Words of Wisdom: Your African proverbs from 2013
"The proverb is the horse of words. When the truth is missing we use a proverb to find it" - so goes a Yoruba proverb sent to BBC Africa this year by Kola Odofin, from Zaria, Nigeria.
This is a small selection of the many African proverbs sent to us in the last 12 months.
You can send your favourite ones for 2014 by clicking here.
"Ask for a camel when you expect to get a goat." Sent by Maurice K Amulundu, Khartoum, Sudan.
"The stick of truth may be overstretched but truth will eventually prevail." An Eritrean proverb sent by Jonathan Okbamichael, London, UK.
"Those who want rain must also accept the mud." Sent by Madaliso Nyondo and Kennie Ntonga, in Lilongwe, Malawi, and Jason Mills Lamptey, in Accra, Ghana.
"Don't set out on a journey using someone else's donkey." Sent by Wadani, Mogadishu, Somalia.
"If a tree does not know how to dance, the wind will teach it." Sent by William Kokulo, in Monrovia, Liberia, and Iruka Osigwe, in Kinshasa, Democratic Republic of Congo.
"Look for a black goat while it is still daytime." Sent by Ellis Gideon Gesah, in Yerima Gassol, Nigeria, and Augustine Madumere, in Zurich, Switzerland.
"Do not beat a drum with an axe." Sent by Agonbiri Argon D'Darlingboy Akonsabe, Kumasi, Ghana.
"Beware of the naked man who offers you clothes." Sent by Janssen Moyo, Birmingham, UK.
"Don't be in a hurry to swallow when chewing is pleasant." A Nyanja proverb from Malawi sent by Kwame Asiamah, Accra, Ghana.
"Smooth seas do not make skilful sailors." Sent by Fred Lisboa Ndelezina, Lilongwe, Malawi.
"Do not expect to be offered a chair when you are visiting a place where the chief sits on the floor." Sent by Jalilatu Ayuba, Pretoria, South Africa.
"The day the monkey is destined to die all the trees get slippery." Sent by Gm Baraka, Nyeri, Kenya.
"If money were to be found up in the trees, most people would be married to monkeys." A Cameroonian proverb sent by Irene Agwa, Vienna, Austria.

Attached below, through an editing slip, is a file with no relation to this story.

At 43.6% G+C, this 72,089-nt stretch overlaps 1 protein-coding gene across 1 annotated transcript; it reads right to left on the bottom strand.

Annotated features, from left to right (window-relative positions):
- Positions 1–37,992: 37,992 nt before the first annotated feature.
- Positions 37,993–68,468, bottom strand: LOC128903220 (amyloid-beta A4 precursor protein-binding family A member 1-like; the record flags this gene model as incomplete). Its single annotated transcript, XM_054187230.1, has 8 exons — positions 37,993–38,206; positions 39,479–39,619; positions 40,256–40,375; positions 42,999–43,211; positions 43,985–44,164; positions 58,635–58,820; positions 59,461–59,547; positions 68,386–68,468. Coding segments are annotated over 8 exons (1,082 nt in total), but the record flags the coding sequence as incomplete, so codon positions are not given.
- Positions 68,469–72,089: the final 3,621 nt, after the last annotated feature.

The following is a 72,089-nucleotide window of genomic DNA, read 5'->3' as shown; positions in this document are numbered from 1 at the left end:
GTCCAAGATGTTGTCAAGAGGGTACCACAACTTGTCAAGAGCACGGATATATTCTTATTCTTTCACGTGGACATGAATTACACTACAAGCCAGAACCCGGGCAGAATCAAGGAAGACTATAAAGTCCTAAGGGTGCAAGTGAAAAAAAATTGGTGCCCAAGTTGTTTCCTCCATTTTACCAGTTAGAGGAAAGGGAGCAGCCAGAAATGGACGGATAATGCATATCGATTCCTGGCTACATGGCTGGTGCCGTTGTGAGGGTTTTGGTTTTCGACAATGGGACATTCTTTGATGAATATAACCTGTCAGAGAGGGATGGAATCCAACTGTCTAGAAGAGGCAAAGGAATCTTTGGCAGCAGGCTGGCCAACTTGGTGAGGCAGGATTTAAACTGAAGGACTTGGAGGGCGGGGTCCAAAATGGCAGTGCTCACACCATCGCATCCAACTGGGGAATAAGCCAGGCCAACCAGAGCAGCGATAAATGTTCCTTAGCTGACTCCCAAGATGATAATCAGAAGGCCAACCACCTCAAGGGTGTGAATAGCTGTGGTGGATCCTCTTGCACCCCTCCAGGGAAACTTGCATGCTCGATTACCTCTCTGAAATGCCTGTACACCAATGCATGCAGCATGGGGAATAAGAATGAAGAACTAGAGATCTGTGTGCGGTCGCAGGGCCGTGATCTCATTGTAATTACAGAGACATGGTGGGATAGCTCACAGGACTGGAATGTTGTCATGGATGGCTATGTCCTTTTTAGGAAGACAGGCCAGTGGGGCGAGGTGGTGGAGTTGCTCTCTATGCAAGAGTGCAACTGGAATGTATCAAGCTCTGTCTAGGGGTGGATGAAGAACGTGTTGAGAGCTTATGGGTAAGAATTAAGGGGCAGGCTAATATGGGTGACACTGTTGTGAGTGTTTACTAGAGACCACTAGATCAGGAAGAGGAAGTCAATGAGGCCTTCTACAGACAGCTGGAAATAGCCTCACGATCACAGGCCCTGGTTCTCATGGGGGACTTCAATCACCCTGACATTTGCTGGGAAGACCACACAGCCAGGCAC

"Even if the cock does not crow, the sun will rise." A Ndebele proverb sent by Clayton Moyo, Bulawayo, Zimbabwe.
"Leading a race does not mean that you will win it." A Bemba proverb sent by Obert Musongo, Lusaka, Zambia.
"A person who sells eggs should not start a fight in the market." Sent by Francis Kabika, Senanga, Zambia.
"Once water has been spilled, it cannot be scooped back up." A Swahili proverb sent by Ernest, Houston, US.
"If you want to improve your memory, lend someone money." Sent by John Mwila, Kitwe, Zambia.
"The eyes do not carry the load but they know what the head can carry." Sent by Abdoulie Senghore, Serekunda, The Gambia.
"The frowning of a goat does not prevent it from being priced in the market." Sent by Izuchukwu Emenjo, in Oji River, Nigeria and Andrew Daudu, in Aberdeen, UK.
"Two rams cannot drink from the same bucket at the same time." A Yoruba proverb sent by Akhigbe Godons, in Auchi, Edo State, Nigeria and Muyideen Adeogun, in London, UK.
"The lizard had the tree in mind before challenging the dog to a fight." Sent by Uchenna Osigwe, Quebec, Canada.
"One cannot stop sleeping because of a fear of bad dreams." Sent by Kebede Deribe and Abdi Mo, both in Ethiopia.
"If a snake does not act like a snake, little children will use it to tie firewood." An Igbo proverb sent by Chukwuyere Anyandu, Minnesota, US.
"Take good care of your neck; neck ornaments are not difficult to find." A Bemba proverb sent by Martin Sumbulelo, Ndola, Zambia.
"It is survival, not bravery that makes a man climb a thorny tree." Sent by Lukenge Ronald, Kampala, Uganda.
"The hands that make mistakes belong to those who work." A Sesotho proverb sent by Malefetsane Soai, Maseru, Lesotho.
"When you carry maize, fowl become your friends." An Ewe proverb sent by Fearnot Norvidzro and Stanley Sackey, both in Ghana.
"If you are bitten by a snake you fear seeing a rope at night." Sent by Patricia Andala, Kenya.
"If you make friends with the boatman in the dry season, you will be the first to cross when the rains come and the tide is high." Sent by Patrick Terpaa, Monrovia, Liberia.
"When you see a rat running into a fire then you know that what it is running away from is hotter than the fire." Sent by Akuot Aquila, South Sudan.
"Once the millet has sprouted, it is not afraid of the weather." An Acholi proverb sent by Phillip Kihumuro, Hoima, Uganda.
"If the one who stabbed forgets, the one who got stabbed never forgets." Sent by Sam Dan, Addis Ababa, Ethiopia, and Nurie Ahmed, Toronto, Canada.
"In a caravan, it is the first camel who delays the rest; however the last one gets all the beatings." Sent by Abraham Kahsay, Addis Abeba, Ethiopia.
"No matter how good you are to a goat it will still eat your yam." Sent by Gabriel Ajibade and Ejike Basil, both in Lagos, Nigeria.
"Those with tattered skirts should avoid dancing too close to the fire." A Shona proverb sent by Pachawo Dhlamini, Mutare, Zimbabwe.